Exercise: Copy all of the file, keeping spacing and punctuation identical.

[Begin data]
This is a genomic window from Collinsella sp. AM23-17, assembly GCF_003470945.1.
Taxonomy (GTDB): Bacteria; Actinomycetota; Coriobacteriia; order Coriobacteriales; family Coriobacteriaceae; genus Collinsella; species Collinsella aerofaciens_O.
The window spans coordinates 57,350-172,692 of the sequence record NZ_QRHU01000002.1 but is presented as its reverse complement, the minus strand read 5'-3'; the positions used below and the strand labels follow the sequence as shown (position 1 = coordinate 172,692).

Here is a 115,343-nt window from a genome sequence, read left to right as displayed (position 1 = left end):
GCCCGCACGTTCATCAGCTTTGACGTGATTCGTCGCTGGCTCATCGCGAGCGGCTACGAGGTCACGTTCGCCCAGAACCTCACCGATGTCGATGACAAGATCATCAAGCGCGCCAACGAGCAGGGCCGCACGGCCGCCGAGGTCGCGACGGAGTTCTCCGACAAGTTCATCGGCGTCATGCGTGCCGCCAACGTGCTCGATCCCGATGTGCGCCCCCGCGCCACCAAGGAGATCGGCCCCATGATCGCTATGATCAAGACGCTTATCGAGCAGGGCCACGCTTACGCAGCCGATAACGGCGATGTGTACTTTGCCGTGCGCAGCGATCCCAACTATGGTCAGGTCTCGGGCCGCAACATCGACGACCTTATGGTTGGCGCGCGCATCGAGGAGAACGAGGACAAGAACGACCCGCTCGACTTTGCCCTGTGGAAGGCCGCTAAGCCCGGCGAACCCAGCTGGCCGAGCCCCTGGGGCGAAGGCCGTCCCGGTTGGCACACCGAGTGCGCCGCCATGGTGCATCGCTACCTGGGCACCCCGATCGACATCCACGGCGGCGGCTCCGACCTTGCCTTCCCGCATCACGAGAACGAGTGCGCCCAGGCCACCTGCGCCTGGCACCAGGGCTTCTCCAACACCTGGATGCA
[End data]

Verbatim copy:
This is a genomic window from Collinsella sp. AM23-17, assembly GCF_003470945.1.
Taxonomy (GTDB): Bacteria; Actinomycetota; Coriobacteriia; order Coriobacteriales; family Coriobacteriaceae; genus Collinsella; species Collinsella aerofaciens_O.
The window spans coordinates 57,350-172,692 of the sequence record NZ_QRHU01000002.1 but is presented as its reverse complement, the minus strand read 5'-3'; the positions used below and the strand labels follow the sequence as shown (position 1 = coordinate 172,692).

Here is a 115,343-nt window from a genome sequence, read left to right as displayed (position 1 = left end):
GCCCGCACGTTCATCAGCTTTGACGTGATTCGTCGCTGGCTCATCGCGAGCGGCTACGAGGTCACGTTCGCCCAGAACCTCACCGATGTCGATGACAAGATCATCAAGCGCGCCAACGAGCAGGGCCGCACGGCCGCCGAGGTCGCGACGGAGTTCTCCGACAAGTTCATCGGCGTCATGCGTGCCGCCAACGTGCTCGATCCCGATGTGCGCCCCCGCGCCACCAAGGAGATCGGCCCCATGATCGCTATGATCAAGACGCTTATCGAGCAGGGCCACGCTTACGCAGCCGATAACGGCGATGTGTACTTTGCCGTGCGCAGCGATCCCAACTATGGTCAGGTCTCGGGCCGCAACATCGACGACCTTATGGTTGGCGCGCGCATCGAGGAGAACGAGGACAAGAACGACCCGCTCGACTTTGCCCTGTGGAAGGCCGCTAAGCCCGGCGAACCCAGCTGGCCGAGCCCCTGGGGCGAAGGCCGTCCCGGTTGGCACACCGAGTGCGCCGCCATGGTGCATCGCTACCTGGGCACCCCGATCGACATCCACGGCGGCGGCTCCGACCTTGCCTTCCCGCATCACGAGAACGAGTGCGCCCAGGCCACCTGCGCCTGGCACCAGGGCTTCTCCAACACCTGGATGCA